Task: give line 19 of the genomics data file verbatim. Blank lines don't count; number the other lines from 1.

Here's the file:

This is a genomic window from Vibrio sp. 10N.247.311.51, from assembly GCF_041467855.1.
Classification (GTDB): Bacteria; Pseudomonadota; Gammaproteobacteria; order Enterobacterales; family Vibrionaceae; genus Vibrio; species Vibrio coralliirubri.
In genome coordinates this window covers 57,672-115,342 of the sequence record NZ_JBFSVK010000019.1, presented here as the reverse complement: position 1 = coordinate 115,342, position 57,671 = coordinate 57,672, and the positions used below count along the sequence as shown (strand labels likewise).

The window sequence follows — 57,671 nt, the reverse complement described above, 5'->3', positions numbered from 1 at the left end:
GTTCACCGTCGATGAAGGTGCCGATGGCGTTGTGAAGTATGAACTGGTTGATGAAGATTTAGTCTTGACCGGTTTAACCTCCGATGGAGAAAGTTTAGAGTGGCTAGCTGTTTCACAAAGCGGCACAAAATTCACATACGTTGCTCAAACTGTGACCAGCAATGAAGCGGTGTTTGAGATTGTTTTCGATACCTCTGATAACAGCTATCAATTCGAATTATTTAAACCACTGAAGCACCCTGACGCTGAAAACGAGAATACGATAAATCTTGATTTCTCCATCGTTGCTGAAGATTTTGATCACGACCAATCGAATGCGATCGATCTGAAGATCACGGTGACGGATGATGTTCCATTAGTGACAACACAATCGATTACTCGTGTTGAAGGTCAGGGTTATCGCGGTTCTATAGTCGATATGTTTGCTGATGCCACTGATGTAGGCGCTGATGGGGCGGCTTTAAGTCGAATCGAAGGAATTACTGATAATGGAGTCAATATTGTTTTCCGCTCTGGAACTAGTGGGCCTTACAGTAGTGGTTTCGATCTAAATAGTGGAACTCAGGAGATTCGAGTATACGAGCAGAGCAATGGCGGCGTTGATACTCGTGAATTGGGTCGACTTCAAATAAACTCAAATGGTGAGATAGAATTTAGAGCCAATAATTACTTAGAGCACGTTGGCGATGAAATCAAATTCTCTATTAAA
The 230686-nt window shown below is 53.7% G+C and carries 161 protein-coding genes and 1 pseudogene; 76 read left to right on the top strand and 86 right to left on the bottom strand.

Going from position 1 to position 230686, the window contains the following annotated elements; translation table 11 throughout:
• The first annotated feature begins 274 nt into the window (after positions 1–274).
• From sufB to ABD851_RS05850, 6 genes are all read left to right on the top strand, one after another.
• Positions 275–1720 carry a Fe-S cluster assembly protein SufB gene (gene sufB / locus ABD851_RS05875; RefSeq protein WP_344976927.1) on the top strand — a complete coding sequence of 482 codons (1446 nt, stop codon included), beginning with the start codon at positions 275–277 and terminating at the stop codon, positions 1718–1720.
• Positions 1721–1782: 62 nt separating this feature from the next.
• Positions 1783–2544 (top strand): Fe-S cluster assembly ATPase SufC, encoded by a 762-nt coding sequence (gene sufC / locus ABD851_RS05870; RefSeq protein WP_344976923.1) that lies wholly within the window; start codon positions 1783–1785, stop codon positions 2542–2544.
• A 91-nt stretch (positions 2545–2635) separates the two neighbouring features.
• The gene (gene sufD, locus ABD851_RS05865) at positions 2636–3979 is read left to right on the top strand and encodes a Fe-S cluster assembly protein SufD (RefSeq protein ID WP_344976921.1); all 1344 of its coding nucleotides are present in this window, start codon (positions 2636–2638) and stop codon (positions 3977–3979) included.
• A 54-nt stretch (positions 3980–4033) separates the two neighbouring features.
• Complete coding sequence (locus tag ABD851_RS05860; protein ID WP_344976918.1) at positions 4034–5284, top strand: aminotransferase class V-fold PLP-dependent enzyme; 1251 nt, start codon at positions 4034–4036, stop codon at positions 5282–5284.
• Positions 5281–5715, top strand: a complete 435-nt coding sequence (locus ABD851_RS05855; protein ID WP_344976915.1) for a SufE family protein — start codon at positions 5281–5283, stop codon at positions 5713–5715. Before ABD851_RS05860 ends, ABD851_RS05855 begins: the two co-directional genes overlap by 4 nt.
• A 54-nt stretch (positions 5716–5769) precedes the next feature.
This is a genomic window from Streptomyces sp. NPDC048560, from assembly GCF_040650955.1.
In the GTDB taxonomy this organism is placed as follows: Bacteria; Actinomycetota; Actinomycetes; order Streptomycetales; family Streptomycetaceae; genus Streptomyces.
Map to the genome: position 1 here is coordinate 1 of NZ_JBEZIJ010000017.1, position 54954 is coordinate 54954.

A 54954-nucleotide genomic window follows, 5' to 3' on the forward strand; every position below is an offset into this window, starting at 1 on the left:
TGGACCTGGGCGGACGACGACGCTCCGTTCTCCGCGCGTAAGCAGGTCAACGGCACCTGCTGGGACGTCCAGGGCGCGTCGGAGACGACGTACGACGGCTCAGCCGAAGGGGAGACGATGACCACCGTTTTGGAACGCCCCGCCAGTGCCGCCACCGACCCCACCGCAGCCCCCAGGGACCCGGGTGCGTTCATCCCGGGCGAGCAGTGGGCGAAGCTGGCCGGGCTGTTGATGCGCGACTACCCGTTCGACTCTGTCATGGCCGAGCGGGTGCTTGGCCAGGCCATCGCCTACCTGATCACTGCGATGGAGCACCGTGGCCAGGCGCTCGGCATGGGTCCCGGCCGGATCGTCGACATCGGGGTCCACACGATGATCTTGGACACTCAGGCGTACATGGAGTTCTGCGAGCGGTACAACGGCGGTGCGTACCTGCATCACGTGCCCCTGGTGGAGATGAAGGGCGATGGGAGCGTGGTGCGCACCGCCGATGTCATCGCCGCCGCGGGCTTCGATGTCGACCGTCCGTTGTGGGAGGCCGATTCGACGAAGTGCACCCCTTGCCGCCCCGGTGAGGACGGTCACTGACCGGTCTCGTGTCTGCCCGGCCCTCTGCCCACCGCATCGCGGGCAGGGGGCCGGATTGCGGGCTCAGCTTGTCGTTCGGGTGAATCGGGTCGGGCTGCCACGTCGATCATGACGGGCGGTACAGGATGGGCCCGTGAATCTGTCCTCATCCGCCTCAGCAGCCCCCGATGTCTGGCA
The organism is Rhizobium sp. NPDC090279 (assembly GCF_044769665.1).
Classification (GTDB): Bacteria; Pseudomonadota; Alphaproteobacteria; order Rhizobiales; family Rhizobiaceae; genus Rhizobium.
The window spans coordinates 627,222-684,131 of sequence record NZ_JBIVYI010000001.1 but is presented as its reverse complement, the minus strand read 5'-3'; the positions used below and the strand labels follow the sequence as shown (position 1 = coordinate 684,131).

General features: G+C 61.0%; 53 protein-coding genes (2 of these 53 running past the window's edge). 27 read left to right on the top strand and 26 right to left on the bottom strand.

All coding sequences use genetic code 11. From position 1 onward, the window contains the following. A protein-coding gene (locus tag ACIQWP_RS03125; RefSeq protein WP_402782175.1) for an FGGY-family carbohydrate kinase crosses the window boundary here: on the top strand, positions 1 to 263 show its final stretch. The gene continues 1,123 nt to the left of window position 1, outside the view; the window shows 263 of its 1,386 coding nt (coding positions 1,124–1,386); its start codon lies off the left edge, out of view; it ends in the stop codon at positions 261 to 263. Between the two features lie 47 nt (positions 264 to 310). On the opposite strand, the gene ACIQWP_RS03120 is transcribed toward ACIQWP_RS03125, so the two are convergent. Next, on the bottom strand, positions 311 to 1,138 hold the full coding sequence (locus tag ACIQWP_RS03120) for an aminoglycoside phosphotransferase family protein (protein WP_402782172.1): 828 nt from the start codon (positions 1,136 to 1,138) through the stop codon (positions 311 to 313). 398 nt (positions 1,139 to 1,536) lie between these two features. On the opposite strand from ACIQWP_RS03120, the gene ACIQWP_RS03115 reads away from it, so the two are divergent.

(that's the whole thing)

This is a genomic window from Streptomyces sp. NPDC048560, from assembly GCF_040650955.1.